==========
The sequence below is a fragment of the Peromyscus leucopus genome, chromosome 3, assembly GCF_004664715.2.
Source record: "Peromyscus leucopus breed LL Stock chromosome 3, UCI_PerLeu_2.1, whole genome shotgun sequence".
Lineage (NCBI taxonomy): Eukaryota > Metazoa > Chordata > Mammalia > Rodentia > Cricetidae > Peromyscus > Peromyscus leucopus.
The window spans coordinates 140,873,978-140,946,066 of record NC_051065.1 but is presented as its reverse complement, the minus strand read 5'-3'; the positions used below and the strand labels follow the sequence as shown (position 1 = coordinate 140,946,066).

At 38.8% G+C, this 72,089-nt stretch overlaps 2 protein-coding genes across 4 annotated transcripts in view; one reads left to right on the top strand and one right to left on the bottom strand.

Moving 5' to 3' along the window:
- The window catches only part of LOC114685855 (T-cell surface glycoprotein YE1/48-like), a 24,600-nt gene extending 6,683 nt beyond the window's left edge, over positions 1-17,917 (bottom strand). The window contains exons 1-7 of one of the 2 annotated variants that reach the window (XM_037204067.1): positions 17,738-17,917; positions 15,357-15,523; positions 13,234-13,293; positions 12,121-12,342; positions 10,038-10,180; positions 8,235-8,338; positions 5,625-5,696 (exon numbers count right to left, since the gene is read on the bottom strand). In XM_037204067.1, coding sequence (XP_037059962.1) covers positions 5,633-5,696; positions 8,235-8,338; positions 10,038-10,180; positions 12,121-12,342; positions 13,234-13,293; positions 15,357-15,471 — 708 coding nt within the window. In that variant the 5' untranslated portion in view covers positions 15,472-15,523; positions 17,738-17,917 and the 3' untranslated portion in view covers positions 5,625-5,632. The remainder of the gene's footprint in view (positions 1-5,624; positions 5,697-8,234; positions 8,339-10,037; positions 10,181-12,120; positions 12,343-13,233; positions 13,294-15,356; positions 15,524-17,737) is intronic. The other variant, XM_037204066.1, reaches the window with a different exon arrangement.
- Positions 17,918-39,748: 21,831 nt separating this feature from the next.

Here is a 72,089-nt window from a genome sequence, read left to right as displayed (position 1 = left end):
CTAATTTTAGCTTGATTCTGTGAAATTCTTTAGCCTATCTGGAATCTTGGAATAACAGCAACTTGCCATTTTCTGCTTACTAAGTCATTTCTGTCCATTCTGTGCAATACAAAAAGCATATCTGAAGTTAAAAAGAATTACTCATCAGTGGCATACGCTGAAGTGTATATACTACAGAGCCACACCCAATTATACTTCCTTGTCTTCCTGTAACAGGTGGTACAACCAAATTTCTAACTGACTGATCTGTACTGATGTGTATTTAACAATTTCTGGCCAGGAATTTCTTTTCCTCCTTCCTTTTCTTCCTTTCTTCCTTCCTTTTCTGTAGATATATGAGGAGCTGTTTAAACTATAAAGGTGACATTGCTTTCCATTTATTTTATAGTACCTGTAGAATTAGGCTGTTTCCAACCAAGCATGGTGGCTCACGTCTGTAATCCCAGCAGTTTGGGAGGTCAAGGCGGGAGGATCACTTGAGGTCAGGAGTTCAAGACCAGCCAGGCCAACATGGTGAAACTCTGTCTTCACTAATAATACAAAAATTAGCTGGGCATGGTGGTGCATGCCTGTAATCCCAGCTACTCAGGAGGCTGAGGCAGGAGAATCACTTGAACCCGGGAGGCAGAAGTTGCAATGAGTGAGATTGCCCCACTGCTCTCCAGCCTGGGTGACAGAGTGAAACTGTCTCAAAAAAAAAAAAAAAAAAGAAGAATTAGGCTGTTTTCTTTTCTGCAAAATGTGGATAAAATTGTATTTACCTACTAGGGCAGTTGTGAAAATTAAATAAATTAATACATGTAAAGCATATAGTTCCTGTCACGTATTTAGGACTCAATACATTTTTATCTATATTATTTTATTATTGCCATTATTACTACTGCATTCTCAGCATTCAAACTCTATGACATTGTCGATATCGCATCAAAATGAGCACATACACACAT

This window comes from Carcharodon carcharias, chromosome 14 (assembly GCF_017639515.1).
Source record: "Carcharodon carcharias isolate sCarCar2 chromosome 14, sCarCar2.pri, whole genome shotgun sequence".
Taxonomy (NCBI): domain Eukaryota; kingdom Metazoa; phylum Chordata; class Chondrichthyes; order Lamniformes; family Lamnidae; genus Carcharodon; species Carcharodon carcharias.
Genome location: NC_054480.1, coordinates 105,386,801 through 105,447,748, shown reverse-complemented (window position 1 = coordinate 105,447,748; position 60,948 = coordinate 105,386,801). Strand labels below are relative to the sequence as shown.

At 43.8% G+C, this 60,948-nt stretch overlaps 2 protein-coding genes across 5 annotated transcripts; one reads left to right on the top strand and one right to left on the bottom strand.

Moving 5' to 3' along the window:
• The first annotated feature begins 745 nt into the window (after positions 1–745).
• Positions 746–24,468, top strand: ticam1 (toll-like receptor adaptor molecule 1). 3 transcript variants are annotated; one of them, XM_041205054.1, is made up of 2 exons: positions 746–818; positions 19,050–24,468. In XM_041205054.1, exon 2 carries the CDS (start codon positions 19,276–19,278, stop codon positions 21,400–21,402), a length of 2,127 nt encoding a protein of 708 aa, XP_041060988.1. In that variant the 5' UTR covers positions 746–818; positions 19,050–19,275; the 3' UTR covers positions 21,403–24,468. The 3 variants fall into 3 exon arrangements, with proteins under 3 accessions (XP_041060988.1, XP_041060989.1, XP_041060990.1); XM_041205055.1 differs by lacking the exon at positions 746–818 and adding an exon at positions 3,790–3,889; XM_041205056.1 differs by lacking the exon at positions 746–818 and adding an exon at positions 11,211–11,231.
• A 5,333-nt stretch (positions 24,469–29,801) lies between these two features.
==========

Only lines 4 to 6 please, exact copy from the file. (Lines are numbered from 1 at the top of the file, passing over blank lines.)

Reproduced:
The window spans coordinates 140,873,978-140,946,066 of record NC_051065.1 but is presented as its reverse complement, the minus strand read 5'-3'; the positions used below and the strand labels follow the sequence as shown (position 1 = coordinate 140,946,066).

At 38.8% G+C, this 72,089-nt stretch overlaps 2 protein-coding genes across 4 annotated transcripts in view; one reads left to right on the top strand and one right to left on the bottom strand.

Moving 5' to 3' along the window: